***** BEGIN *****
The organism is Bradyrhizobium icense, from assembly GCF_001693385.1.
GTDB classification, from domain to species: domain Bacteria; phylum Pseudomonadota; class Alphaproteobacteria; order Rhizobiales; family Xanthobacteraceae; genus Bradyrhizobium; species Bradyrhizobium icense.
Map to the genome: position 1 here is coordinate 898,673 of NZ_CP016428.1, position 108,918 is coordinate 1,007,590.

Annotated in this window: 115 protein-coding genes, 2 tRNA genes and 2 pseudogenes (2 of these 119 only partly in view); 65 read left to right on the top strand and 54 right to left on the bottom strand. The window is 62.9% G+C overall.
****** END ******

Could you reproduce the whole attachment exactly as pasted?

The organism is Bradyrhizobium icense, from assembly GCF_001693385.1.
GTDB classification, from domain to species: domain Bacteria; phylum Pseudomonadota; class Alphaproteobacteria; order Rhizobiales; family Xanthobacteraceae; genus Bradyrhizobium; species Bradyrhizobium icense.
Map to the genome: position 1 here is coordinate 898,673 of NZ_CP016428.1, position 108,918 is coordinate 1,007,590.

Annotated in this window: 115 protein-coding genes, 2 tRNA genes and 2 pseudogenes (2 of these 119 only partly in view); 65 read left to right on the top strand and 54 right to left on the bottom strand. The window is 62.9% G+C overall.